Vineyard management at bloom

By Terence Bradshaw

Many vineyards are in bloom across Vermont, and inflorescence looks good and bodes well for a promising year. As I’ve been saying all along, be sure to maintain spray coverage for the next couple of weeks; to remove any diseased tissue as you find it; and to do your best to maintain an open canopy (more on that in a minute). All of the main diseases, including downy mildew, should be active now, so fungicide choice should cover all of the bases. That likely means applying a mix of materials that have multiple modes of action, like mancozeb (watch the 66-day preharvest interval) or captan and a strobilurin (Flint, Abound) or DMI (Rally, Elite, etc.). There are some good premix materials available that cover two modes of action, like Inspire Super and Pristine, but even they could use some protectant activity from mancozeb or captan to improve efficacy and reduce resistance development. The New England Small Fruit Management Guide has a good table that outlines the efficacy of the main fungicide materials available to growers. For organic growers, a rotation of sulfur and copper is pretty common now, but be sure to watch for signs of phytotoxicity. Coverage maintained for the next few weeks will pay off by allowing you to relax a bit for the second half of the summer.

Wild grape bloom occurred on June 19 in South Burlington, which sets the clock for grape berry moth management. The first overwintering generation is rarely significant enough to warrant a management spray except in vineyards that have had extreme damage in previous years. Each generation requires about 820 degree days (base 47°F, or DDb47°F) to complete, and the first generation typically emerges around the time of wild grape bloom. So if we use June 9 as our ‘biofix’ and track DDb47°F, we can estimate the best time to treat for the more damaging later generations.

This is made easy by the Network for Environment and Weather Applications (NEWA) system, which I coordinate for Vermont. The network includes twelve on-site weather stations (all located at orchards) and six airports, and imports data in near real-time for use in pest models. It is free to use, and growers can locate the site nearest them and develop a best-guess of phomopsis, black rot, and downy mildew infection periods as well as a sense of the grape berry moth generational development.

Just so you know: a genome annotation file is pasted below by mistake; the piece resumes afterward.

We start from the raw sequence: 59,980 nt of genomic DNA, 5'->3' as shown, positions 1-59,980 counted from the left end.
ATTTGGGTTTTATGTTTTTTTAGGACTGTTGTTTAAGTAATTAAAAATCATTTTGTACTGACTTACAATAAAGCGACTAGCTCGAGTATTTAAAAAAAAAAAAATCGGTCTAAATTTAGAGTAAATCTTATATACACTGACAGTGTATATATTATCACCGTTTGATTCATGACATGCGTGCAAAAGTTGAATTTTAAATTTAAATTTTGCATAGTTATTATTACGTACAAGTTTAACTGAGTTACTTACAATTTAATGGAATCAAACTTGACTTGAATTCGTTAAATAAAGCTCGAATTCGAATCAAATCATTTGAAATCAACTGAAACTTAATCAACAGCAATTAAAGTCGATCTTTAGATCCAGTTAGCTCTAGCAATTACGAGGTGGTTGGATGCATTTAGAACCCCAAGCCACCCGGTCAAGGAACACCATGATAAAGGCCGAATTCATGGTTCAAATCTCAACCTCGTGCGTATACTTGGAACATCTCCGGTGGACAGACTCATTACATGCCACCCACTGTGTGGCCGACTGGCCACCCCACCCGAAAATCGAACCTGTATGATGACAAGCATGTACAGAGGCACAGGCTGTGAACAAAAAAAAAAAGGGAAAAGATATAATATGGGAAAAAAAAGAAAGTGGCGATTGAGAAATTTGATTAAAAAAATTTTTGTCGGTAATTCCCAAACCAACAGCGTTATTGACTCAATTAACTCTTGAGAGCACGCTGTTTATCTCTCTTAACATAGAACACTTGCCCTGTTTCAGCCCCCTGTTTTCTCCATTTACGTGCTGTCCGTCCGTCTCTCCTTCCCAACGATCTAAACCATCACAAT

Plant tissue sampling is one of the best ways to plan fertility management in your vineyard, and now is one of the important times for collecting samples. Petiole samples may be collected at bloom or veraison, and comparisons between years or blocks should be based on the same time of collection. The benefit of a bloom sampling is that it gives you time to make corrections, if needed, during the present growing season.

Samples should be collected separately for each cultivar or block. In each sample, a random collection of 75-100 petioles should be collected from throughout the planting. Petioles should be collected from the most recent fully expanded leaf on the shoot, not across from the fruit cluster as is collected for a bloom sample. Just remove the whole leaf and snip the petiole (the leaf ‘stem’ off with your pruners. Gently wash each sample in water with a drop of dish detergent, then rinse fully and place in an open-top paper bag to dry. The closest analytical lab for grape petiole analysis that also provides pretty comprehensive management recommendations is the . There is a great section in Appendix A of the Wine Grape Production Guide for Eastern North America (which every grower should have a copy of on the bookshelf, ready to grab with short reach) which helps to guide fertilizer application rates based on soil and petiole samples. If you have a copy of those to send to me, I’d be happy to help you with the numbers as well.

Finally, I have two events to mention. First is a reminder of the July 9 Canopy Management Workshop we will hold at Ellison Estate Vineyard in Grand Isle. Please preregister here to attend.

The second is a UVM Horticulture Research & Education Center Research Open House that we will hold at the farm in South Burlington on August 6. Researchers with projects across the farm and working in multiple disciplines will showcase our work. I will host a tour of the research vineyard, and will have a pre-harvest management workshop at which we will discuss bird protection, late-season canopy and crop management, and preharvest sampling procedures to optimized juice quality at harvest. Watch for details on that event in the next week or so, but plan on it happening in the later afternoon around 3:00.

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The UVM Tree Fruit and Viticulture Program is supported by the

University of Vermont Agriculture Experiment Station, a USDA NIFA E-IPM

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